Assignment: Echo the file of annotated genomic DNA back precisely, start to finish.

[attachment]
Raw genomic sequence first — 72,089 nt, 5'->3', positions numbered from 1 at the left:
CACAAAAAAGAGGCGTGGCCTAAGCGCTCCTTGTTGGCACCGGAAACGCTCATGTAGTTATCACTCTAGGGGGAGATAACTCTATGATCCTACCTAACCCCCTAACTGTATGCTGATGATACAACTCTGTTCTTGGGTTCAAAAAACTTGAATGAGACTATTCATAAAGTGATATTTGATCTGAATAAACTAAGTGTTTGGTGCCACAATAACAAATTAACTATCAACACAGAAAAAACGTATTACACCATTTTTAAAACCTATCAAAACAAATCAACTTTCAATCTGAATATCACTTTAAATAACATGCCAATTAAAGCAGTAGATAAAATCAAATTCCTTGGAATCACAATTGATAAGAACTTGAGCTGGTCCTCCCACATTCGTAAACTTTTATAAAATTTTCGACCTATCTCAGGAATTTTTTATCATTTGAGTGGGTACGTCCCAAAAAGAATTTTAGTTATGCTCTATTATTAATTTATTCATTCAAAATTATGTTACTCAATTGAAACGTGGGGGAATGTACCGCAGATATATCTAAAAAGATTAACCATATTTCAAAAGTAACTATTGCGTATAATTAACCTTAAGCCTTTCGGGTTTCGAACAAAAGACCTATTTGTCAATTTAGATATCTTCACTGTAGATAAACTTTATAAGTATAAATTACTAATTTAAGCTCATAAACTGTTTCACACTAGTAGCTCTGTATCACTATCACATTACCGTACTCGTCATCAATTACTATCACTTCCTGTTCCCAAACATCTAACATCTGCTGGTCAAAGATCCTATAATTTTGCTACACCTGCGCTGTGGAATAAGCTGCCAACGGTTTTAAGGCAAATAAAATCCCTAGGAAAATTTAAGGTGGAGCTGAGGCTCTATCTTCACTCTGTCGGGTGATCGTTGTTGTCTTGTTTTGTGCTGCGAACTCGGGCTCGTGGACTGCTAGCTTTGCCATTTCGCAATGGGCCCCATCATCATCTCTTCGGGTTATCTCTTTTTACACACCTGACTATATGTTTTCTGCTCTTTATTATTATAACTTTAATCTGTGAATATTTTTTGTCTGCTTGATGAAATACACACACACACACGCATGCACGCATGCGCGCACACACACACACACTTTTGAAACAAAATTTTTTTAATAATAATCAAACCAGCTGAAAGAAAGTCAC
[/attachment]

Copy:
Raw genomic sequence first — 72,089 nt, 5'->3', positions numbered from 1 at the left:
CACAAAAAAGAGGCGTGGCCTAAGCGCTCCTTGTTGGCACCGGAAACGCTCATGTAGTTATCACTCTAGGGGGAGATAACTCTATGATCCTACCTAACCCCCTAACTGTATGCTGATGATACAACTCTGTTCTTGGGTTCAAAAAACTTGAATGAGACTATTCATAAAGTGATATTTGATCTGAATAAACTAAGTGTTTGGTGCCACAATAACAAATTAACTATCAACACAGAAAAAACGTATTACACCATTTTTAAAACCTATCAAAACAAATCAACTTTCAATCTGAATATCACTTTAAATAACATGCCAATTAAAGCAGTAGATAAAATCAAATTCCTTGGAATCACAATTGATAAGAACTTGAGCTGGTCCTCCCACATTCGTAAACTTTTATAAAATTTTCGACCTATCTCAGGAATTTTTTATCATTTGAGTGGGTACGTCCCAAAAAGAATTTTAGTTATGCTCTATTATTAATTTATTCATTCAAAATTATGTTACTCAATTGAAACGTGGGGGAATGTACCGCAGATATATCTAAAAAGATTAACCATATTTCAAAAGTAACTATTGCGTATAATTAACCTTAAGCCTTTCGGGTTTCGAACAAAAGACCTATTTGTCAATTTAGATATCTTCACTGTAGATAAACTTTATAAGTATAAATTACTAATTTAAGCTCATAAACTGTTTCACACTAGTAGCTCTGTATCACTATCACATTACCGTACTCGTCATCAATTACTATCACTTCCTGTTCCCAAACATCTAACATCTGCTGGTCAAAGATCCTATAATTTTGCTACACCTGCGCTGTGGAATAAGCTGCCAACGGTTTTAAGGCAAATAAAATCCCTAGGAAAATTTAAGGTGGAGCTGAGGCTCTATCTTCACTCTGTCGGGTGATCGTTGTTGTCTTGTTTTGTGCTGCGAACTCGGGCTCGTGGACTGCTAGCTTTGCCATTTCGCAATGGGCCCCATCATCATCTCTTCGGGTTATCTCTTTTTACACACCTGACTATATGTTTTCTGCTCTTTATTATTATAACTTTAATCTGTGAATATTTTTTGTCTGCTTGATGAAATACACACACACACACGCATGCACGCATGCGCGCACACACACACACACTTTTGAAACAAAATTTTTTTAATAATAATCAAACCAGCTGAAAGAAAGTCAC